Believe it or not, making ice is more complicated than just making water really cold. One thing that helps is bacteria. Yes, bacteria! In this captivatingly magic video, it takes just a second for Pseudomonas syringae to turn a whole jar of water into ice.

How does it work? It's the same principle behind how snow forms in the atmosphere (and in artificial snow machines, too—we'll get to that later). An ice crystal needs to form around a nucleus, which can be a bit of dust, soot, pollen, or, as we've seen, bacteria. Pure water doesn't have to crystallize into ice until it's as cold as 55 F below zero. In the demo here, the water has been supercooled to about 21 F, but it only freezes over after the P. syringae is added.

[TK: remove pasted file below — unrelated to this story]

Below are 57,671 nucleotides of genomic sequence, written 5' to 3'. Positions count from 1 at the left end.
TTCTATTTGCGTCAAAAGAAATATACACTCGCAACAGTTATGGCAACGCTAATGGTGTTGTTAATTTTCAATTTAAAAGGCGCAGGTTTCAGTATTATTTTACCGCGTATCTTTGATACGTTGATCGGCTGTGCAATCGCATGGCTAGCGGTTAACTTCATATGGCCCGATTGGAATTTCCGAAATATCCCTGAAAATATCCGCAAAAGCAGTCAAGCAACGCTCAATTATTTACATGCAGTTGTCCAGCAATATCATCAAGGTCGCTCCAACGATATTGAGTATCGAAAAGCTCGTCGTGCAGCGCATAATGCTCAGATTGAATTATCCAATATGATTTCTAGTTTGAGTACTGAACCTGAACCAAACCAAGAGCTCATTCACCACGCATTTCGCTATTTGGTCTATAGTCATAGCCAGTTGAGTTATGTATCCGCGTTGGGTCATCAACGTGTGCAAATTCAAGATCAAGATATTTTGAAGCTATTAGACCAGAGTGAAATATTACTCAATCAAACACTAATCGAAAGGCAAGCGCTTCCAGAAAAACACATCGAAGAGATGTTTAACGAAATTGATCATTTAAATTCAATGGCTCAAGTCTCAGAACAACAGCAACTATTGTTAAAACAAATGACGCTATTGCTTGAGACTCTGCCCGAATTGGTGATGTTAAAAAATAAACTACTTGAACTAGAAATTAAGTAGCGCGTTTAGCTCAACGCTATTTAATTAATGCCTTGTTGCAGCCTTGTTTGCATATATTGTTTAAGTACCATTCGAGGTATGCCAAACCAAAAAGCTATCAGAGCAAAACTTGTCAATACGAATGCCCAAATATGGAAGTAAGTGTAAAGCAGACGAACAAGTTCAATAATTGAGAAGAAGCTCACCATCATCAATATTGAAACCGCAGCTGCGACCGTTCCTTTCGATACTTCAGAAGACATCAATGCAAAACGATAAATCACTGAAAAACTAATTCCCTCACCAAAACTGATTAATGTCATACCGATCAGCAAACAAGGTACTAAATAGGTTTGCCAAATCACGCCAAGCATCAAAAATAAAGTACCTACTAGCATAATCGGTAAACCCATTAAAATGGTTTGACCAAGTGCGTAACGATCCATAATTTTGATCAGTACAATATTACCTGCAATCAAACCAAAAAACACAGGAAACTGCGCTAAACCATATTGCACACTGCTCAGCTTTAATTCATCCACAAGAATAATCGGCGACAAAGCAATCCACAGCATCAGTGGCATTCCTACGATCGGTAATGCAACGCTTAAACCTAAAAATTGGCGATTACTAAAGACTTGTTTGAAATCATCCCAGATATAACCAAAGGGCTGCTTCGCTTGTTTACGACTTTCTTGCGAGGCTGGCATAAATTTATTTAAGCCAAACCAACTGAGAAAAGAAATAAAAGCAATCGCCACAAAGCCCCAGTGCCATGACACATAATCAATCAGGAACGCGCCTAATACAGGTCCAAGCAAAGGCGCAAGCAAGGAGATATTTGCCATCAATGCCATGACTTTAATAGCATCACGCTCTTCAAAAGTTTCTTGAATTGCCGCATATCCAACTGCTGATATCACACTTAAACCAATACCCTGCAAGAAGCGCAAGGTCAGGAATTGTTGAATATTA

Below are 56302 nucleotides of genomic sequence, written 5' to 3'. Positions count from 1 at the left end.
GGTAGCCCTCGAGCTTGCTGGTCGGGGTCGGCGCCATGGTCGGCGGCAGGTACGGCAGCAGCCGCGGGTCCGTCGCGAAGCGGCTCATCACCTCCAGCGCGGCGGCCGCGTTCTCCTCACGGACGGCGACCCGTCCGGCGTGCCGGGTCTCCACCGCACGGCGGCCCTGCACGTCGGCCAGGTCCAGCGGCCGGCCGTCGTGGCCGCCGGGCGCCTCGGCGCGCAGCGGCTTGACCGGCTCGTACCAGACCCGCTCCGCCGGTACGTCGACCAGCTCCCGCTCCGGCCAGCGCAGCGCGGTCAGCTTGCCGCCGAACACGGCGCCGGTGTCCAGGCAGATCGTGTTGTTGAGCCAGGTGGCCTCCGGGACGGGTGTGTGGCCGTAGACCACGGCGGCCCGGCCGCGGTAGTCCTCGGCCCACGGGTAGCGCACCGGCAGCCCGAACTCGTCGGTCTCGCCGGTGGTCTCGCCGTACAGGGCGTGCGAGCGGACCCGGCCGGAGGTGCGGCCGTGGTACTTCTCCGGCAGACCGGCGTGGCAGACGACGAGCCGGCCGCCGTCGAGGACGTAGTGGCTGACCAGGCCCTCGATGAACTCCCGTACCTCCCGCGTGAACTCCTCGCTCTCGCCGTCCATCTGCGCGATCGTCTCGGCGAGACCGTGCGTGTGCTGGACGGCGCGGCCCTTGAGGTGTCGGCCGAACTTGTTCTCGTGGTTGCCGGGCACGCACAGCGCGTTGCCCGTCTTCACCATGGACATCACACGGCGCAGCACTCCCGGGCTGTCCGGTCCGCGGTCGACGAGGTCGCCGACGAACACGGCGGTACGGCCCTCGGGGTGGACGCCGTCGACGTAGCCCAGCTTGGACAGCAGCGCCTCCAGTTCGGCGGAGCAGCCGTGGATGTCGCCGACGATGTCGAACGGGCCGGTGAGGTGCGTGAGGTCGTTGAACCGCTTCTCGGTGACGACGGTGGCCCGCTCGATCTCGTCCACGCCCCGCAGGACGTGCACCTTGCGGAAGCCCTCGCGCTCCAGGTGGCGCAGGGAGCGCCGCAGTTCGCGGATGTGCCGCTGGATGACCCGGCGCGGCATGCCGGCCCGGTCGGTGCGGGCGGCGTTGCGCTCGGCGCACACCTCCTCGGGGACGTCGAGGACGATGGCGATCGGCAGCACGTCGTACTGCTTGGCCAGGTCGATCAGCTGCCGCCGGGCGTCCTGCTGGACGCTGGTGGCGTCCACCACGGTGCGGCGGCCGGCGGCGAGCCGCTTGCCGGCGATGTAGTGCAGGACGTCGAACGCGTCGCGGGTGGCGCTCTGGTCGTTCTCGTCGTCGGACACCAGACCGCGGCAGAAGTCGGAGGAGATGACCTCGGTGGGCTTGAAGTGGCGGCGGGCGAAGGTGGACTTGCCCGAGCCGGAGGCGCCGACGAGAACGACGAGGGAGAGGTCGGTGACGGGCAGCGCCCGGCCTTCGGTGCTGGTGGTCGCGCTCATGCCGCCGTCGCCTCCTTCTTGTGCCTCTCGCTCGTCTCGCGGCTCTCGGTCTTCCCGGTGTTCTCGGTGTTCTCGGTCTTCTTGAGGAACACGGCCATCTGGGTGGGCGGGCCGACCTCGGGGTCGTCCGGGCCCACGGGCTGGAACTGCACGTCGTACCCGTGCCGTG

Maggie Koerth-Baker, who first spotted the video for Boing Boing, explains where P. syringae's cold superpower comes from.

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P. syringae gets this skill from the proteins that cover its surface membrane. The proteins basically form a physical structure that water molecules latch onto. That structure also orients the molecules in a way that prompts the formation of ice crystals. It's these proteins that really serve as the instigator of ice nucleation and they're incredibly efficient at it — far more so than dust...
Commercial snow machines use the proteins (though not the bacteria itself) to help instigate the creation of snow on ski mountains.

In its earthbound life, P. syringae causes disease in plants, so its snow-forming ability might seem bizarre. One hypothesis is that ice nucleation is really a subtle means of hacking the weather system: bacteria drifts up into the atmosphere and falls back to earth as snow and hail, traveling hundreds of miles in between.

We humans might think ourselves clever using bacteria proteins to make artificial snow for ski resorts, but the microbes have been way ahead of us. [Mark Martin via Boing Boing]